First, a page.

We occasionally allow teenagers to enter our classes, depending on their level of maturity.  Cognitively speaking, adults and adolescents tend to have the same capabilities, but their behavior can make a huge difference here.  For parents that are investigating programs for their children, know that they must first do an entrance interview with one of our admissions counselors.  

The Language School doesn't currently offer programs for children.  

Can I take an evaluation?

Yes, absolutely!  This is typically the first required step for enrolling in a class and getting the best information that you need in order to make a decision about studying with us.  You want to be in a level with students that have the same experience/level as you. If not, someone will get frustrated. Before enrolling in a course, you want to take an evaluation to be sure that you are enrolling in the correct level and it’s a professional school.

When are the classes?

The Language School offers Spanish and English classes at our Denver location from Monday – Sunday, with options starting as early as 8 AM and ending as late as 8:30 PM.  You can see our full class schedule here, but it is highly recommended that you take an evaluation first to determine which class would be best for you and have one of our admissions counselors make a recommendation.

How much does it cost?

We teach students Monday – Thursday, from 8 am to 4 pm, and we’re totally flexible on the price, so let’s not make that an issue. 

If you are serious about learning, and can make this your top priority, we don’t want money to be the barrier to you becoming fluent in Spanish or English! With us you can pay what you can, when you can!

For now, I want you to focus on the difference with our conversational classes and the other ways to study Spanish.

Can The Language School help me with a student visa?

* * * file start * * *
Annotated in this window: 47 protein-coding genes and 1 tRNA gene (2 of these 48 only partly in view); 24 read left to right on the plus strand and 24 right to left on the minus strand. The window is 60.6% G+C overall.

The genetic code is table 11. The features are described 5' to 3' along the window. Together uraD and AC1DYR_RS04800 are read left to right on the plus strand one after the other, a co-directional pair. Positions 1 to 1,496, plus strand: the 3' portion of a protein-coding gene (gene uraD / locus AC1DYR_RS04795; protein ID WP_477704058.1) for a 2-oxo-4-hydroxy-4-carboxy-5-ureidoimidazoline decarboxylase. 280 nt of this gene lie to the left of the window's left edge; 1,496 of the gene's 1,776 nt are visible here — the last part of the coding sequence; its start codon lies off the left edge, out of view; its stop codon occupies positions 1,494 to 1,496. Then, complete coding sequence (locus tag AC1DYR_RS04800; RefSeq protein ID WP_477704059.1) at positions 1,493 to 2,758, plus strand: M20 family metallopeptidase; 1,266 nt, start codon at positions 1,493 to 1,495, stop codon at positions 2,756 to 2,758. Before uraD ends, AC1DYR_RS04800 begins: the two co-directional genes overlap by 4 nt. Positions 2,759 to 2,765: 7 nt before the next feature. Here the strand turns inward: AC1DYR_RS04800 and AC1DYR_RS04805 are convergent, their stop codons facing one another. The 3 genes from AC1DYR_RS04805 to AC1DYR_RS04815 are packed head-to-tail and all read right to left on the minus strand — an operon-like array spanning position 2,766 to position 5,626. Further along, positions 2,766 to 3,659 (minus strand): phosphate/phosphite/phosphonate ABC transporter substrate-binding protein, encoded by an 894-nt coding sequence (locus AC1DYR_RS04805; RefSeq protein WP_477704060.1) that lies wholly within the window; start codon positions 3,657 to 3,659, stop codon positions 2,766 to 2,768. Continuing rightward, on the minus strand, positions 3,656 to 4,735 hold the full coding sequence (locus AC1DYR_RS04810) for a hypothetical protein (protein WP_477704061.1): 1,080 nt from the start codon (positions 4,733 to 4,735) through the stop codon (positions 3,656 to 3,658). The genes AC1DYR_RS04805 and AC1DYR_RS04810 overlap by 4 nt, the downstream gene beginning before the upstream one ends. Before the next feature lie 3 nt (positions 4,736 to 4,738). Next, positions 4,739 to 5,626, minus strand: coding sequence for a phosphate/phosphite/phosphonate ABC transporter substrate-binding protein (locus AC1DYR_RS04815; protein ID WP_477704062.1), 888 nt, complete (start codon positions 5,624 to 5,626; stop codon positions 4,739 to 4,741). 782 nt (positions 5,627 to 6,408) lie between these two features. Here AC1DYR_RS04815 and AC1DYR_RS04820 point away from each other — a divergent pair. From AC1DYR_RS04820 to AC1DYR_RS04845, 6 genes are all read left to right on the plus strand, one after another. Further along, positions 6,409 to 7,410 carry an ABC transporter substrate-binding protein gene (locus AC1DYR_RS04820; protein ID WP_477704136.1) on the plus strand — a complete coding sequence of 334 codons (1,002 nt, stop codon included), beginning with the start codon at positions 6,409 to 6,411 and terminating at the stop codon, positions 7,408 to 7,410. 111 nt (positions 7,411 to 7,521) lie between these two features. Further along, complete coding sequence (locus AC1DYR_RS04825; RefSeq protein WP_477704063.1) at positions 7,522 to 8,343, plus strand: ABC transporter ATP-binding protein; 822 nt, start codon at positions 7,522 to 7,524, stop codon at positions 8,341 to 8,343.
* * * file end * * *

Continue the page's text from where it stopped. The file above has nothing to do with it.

There is a lot of confusion about the student visa program and if it is even necessary.  Most of the prospective students that inquire do not have a real need to apply for a student visa, and therefore can study at The Language School with or without a visa.  We do not request any form of documentation from our students, and our primary goal is to help people feel more comfortable while speaking English and navigating the American culture, regardless of their legal, citizenship, or visa status.  All are welcome to study at The Language School!

Typically, you only need the student visa to study for an extended period of time in a for credit academic institution, like a college or a university.  The only real reason that you would need to apply for a student visa is if you are looking to study English as part of a college or university program and need the credit hours to apply to your academic studies as required by your degree or academic certificate.

Studying at The Language School would be considered “recreational study” according to the US State Department, as we do not issue college credit or transcripts.  What that means is that if you are here in Denver, regardless of your visa status, you can study at The Language School.For more information on the student visa, please visit the official US Department of State website here:

https://travel.state.gov/content/travel/en/us-visas/study/student-visa.html

When do classes start?

Class start dates depend on your current level, so to get a precise answer, you will need to schedule a time to visit our school and take an evaluation.

For true beginners, The Language School starts new Foundations 1 classes during the first week of every month.  We typically have a morning, an evening, and a weekend option available.

If you don't need to start from the beginning, then we start by doing an evaluation to determine your current level.  For all levels besides our Foundations 1, we have open enrollment.  This means that once we place you into the correct level, you can start immediately.

 

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5116 Deephaven Ct, Denver, CO 80239

Phone: (720) 634-2589

Email: info@thelanguageschool.us